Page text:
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Space and Eternal Life: A dialoge between Chandra Wickramasinghe and Daisaku Ikeda Paperback – February 10, 1998

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About the Author

Chandra Wickramasinghe is an eminent astronomer. Jointly, with Sir Fred Hoyle, he developed the idea that life is a cosmic phenomenon. He is the author of many books including Life on Mars? The case for a cosmic heritage (1997).
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Product Details

  • Paperback: 247 pages
  • Publisher: Journeyman Press (February 10, 1998)
  • Language: English
  • ISBN-10: 185172060X
  • ISBN-13: 978-1851720606
  • Product Dimensions: 5.2 x 0.6 x 8.5 inches
  • Shipping Weight: 11.2 ounces (View shipping rates and policies)
  • Average Customer Review: 4.2 out of 5 stars  See all reviews (5 customer reviews)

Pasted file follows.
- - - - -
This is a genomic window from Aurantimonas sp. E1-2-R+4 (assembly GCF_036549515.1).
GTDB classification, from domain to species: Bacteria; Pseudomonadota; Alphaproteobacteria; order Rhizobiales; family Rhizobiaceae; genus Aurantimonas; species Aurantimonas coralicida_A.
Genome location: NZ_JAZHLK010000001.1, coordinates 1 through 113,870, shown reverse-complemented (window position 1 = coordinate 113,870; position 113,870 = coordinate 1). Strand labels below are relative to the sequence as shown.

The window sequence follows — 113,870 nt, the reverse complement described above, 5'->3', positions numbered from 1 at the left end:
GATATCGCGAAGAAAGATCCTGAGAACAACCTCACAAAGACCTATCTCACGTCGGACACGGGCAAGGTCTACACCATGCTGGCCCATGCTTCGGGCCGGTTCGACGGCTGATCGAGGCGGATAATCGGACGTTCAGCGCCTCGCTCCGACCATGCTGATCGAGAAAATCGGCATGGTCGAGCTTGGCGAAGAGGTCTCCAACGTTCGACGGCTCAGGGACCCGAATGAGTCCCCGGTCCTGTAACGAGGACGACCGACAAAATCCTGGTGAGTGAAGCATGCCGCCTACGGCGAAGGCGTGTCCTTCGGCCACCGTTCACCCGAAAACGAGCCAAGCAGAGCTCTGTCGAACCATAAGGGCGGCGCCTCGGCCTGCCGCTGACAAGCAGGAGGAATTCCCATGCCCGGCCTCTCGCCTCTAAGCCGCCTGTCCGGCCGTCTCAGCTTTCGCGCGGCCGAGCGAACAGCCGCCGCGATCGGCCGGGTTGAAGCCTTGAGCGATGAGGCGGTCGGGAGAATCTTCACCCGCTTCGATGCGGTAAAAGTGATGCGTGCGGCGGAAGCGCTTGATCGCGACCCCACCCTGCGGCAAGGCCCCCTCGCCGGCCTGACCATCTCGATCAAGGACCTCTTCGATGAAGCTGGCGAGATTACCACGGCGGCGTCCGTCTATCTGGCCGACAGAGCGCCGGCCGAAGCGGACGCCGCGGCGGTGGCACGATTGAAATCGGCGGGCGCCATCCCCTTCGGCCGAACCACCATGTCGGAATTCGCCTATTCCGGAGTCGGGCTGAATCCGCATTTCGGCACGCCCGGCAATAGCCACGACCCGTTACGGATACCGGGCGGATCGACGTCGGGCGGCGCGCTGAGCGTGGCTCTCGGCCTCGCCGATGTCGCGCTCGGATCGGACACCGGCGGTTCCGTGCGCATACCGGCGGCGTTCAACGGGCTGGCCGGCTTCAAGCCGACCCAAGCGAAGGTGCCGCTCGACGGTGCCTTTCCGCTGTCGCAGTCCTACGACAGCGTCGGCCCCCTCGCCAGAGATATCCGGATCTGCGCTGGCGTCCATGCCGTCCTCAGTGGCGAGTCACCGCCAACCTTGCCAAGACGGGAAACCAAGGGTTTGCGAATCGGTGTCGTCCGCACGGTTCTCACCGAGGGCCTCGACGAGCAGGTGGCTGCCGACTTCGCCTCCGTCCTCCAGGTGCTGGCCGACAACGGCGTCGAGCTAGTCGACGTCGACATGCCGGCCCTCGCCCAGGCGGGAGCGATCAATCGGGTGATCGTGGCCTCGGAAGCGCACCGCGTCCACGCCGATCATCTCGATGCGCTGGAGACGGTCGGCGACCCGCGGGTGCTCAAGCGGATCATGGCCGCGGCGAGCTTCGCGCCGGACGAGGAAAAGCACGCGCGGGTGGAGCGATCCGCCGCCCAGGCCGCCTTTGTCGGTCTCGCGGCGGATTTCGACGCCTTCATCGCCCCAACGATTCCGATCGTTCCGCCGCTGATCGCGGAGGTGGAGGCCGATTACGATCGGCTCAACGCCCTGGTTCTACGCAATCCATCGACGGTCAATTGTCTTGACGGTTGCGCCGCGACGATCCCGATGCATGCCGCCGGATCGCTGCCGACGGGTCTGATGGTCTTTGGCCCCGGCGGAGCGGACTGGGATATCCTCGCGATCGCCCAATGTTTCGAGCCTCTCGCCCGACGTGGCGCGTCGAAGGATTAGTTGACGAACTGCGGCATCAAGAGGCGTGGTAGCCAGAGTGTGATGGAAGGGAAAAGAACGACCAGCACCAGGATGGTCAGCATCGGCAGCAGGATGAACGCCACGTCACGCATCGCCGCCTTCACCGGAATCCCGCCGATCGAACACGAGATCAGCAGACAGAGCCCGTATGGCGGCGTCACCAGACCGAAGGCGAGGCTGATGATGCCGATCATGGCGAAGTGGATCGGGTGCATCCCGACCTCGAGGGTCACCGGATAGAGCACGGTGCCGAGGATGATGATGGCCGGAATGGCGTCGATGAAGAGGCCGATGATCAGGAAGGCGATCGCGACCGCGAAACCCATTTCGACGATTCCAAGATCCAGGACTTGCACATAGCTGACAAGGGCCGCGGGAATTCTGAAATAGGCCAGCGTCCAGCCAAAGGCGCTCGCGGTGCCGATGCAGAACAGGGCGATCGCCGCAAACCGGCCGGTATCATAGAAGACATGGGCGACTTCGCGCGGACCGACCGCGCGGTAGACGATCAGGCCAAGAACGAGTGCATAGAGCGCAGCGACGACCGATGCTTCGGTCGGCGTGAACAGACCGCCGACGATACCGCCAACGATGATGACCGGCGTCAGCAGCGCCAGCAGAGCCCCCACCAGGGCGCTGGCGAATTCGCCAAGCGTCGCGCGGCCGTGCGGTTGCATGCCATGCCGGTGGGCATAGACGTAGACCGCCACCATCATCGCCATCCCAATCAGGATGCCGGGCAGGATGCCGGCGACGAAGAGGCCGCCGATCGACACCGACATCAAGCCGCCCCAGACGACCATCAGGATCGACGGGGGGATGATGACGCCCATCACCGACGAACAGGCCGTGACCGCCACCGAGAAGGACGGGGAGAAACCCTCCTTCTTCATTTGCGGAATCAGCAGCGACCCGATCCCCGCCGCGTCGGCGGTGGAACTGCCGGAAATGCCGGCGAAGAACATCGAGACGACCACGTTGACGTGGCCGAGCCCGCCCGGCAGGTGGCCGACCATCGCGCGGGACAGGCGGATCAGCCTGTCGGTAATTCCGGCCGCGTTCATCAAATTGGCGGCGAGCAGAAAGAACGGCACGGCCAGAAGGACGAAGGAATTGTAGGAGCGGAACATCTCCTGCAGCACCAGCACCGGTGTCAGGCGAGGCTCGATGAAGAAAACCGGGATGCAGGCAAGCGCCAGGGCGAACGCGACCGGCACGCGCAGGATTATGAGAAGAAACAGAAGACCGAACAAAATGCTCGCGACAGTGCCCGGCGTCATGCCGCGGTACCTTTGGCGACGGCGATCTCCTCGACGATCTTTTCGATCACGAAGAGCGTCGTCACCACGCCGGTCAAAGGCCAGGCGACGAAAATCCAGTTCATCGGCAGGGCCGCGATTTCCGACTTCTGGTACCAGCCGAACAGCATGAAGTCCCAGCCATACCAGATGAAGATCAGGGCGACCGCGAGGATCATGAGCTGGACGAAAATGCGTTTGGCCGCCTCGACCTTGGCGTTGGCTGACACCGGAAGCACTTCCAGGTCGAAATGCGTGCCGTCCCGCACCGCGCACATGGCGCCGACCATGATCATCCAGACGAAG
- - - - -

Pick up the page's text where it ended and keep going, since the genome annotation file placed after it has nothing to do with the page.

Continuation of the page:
• Amazon Best Sellers Rank: #156,956 in Books (See Top 100 in Books)

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By A Customer on March 7, 2000
Format: Hardcover
This book, "Space and Eternal Life" is incredibly diverse in its range. It is essentially a dialogue between Chandra Wickramasinghe, an internationally renowned astronomer, and Daisaku Ikeda, leader of Soka Gakkai International, the world's largest Buddhist organization.
In this dialogue, the two men probe some of the deepest aspects of our existence. They touch on everything from Religion to Near-Death Experiences to Nuclear Weapons to AIDS to the Big Bang Theory and more.